BACKGROUND : South African Mental Health Care (MHC) legislation advocates for supportive
rehabilitative services in Primary Health Care (PHC) settings. PHC settings are often understaffed
and MHC nurses in these settings overburdened with high patient loads.
Alternative cost-effective psycho-social intervention strategies must be explored to supplement
the overstrained MHC sector to meet the rehabilitative and supportive needs of
service users in community settings. Using a social constructionist epistemology, this
study aimed to highlight the value of a community-based support group for MHC users at a
Tshwane District Community Health Centre. This was done by exploring the meaning
group members attached to the group. The intervention was a collaborative partnership
between a local University Psychology Department and the Department of Health,
Tshwane District, utilising post-graduate psychology students as group facilitators.
METHODS : Qualitative research methods were applied. Data were collected using semistructured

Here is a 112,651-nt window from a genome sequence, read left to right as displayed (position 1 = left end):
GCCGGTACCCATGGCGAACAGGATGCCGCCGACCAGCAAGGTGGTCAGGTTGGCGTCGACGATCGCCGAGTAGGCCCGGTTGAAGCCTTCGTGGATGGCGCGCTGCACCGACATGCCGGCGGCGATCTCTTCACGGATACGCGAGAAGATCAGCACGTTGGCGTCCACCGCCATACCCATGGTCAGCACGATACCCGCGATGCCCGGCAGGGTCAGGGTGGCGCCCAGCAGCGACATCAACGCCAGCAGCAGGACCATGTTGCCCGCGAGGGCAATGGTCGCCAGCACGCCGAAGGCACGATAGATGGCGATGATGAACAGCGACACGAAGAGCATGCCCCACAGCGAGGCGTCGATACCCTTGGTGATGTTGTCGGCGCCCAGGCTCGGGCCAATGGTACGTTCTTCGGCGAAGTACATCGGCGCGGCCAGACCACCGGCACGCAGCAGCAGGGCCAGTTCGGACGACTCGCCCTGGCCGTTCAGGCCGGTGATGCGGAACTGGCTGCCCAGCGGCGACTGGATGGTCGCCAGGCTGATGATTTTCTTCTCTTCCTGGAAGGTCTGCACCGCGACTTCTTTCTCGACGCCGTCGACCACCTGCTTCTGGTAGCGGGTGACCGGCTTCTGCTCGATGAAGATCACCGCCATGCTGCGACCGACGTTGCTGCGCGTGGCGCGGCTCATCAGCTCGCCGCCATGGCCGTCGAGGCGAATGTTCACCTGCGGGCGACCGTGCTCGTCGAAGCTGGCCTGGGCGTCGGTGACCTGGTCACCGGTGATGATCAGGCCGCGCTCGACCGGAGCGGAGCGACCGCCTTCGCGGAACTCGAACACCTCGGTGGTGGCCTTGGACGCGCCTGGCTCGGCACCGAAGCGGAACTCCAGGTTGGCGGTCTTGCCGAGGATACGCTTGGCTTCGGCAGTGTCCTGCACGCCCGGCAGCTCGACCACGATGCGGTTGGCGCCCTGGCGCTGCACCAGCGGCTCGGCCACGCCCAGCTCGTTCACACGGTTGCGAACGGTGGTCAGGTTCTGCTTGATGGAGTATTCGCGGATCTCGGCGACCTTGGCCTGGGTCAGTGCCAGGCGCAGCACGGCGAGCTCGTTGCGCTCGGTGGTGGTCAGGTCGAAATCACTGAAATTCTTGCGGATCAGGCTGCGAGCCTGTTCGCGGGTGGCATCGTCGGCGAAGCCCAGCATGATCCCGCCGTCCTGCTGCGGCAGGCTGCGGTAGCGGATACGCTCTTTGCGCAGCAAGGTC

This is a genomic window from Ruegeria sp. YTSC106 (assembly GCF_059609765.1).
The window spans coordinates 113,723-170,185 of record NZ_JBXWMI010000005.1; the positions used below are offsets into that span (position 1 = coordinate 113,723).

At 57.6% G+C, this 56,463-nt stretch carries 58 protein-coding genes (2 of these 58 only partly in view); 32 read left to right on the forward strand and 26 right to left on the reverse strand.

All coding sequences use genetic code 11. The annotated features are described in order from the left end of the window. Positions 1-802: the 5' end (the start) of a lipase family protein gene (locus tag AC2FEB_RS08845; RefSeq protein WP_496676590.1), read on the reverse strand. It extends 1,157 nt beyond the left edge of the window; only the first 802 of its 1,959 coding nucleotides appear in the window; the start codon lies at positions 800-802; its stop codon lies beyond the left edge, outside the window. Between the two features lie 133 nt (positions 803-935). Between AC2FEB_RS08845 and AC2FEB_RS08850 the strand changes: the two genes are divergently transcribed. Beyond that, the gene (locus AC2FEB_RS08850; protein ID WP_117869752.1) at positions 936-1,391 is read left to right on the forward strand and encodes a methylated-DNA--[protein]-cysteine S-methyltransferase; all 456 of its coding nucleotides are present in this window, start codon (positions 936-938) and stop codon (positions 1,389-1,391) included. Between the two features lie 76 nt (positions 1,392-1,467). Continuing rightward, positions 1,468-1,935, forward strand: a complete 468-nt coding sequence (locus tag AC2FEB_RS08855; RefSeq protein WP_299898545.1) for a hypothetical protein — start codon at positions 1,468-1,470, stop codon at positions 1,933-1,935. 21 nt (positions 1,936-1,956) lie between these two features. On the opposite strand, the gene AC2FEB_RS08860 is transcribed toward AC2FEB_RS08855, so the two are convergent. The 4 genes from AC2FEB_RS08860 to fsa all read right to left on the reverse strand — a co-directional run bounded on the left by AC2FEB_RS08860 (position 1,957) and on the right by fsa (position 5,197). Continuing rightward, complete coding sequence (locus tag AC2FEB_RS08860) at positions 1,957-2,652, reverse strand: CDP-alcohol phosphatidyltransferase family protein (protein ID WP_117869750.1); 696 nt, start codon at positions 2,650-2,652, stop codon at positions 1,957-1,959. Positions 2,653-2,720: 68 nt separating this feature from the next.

interviews and a collage-making and storytelling method. Thematic analysis
highlighted the main themes representing the meaning the five participants ascribed to the
RESULTS : The findings suggest that the group offered the participants a sense of belonging
and a means of social and emotional support. The group also created opportunity for
learning, encouraged mental and physical mobilisation and stimulation, and served as an
additional link to professional services.
CONCLUSION : The findings suggest that student-facilitated support groups could offer a viable
supplement for offering support to service users in PHC settings. The group assisted MHC
users to cope with symptoms, social integration, and participating in meaningful activities
as part of rehabilitation services.